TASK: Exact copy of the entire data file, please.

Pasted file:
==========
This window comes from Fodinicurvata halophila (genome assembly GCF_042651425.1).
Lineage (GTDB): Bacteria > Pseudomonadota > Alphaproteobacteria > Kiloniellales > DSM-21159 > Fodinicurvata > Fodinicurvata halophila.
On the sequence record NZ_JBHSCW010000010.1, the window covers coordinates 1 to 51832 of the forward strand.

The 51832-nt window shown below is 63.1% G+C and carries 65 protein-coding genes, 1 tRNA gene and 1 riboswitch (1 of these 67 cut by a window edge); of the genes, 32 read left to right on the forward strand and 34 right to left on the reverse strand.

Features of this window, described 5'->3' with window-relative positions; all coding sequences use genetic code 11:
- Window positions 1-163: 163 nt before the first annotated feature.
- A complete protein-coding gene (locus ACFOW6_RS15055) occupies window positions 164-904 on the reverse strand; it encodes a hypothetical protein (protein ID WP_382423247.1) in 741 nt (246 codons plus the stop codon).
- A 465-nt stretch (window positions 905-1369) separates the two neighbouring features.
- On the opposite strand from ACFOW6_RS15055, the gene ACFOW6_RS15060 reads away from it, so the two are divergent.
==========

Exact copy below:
This window comes from Fodinicurvata halophila (genome assembly GCF_042651425.1).
Lineage (GTDB): Bacteria > Pseudomonadota > Alphaproteobacteria > Kiloniellales > DSM-21159 > Fodinicurvata > Fodinicurvata halophila.
On the sequence record NZ_JBHSCW010000010.1, the window covers coordinates 1 to 51832 of the forward strand.

The 51832-nt window shown below is 63.1% G+C and carries 65 protein-coding genes, 1 tRNA gene and 1 riboswitch (1 of these 67 cut by a window edge); of the genes, 32 read left to right on the forward strand and 34 right to left on the reverse strand.

Features of this window, described 5'->3' with window-relative positions; all coding sequences use genetic code 11:
- Window positions 1-163: 163 nt before the first annotated feature.
- A complete protein-coding gene (locus ACFOW6_RS15055) occupies window positions 164-904 on the reverse strand; it encodes a hypothetical protein (protein ID WP_382423247.1) in 741 nt (246 codons plus the stop codon).
- A 465-nt stretch (window positions 905-1369) separates the two neighbouring features.
- On the opposite strand from ACFOW6_RS15055, the gene ACFOW6_RS15060 reads away from it, so the two are divergent.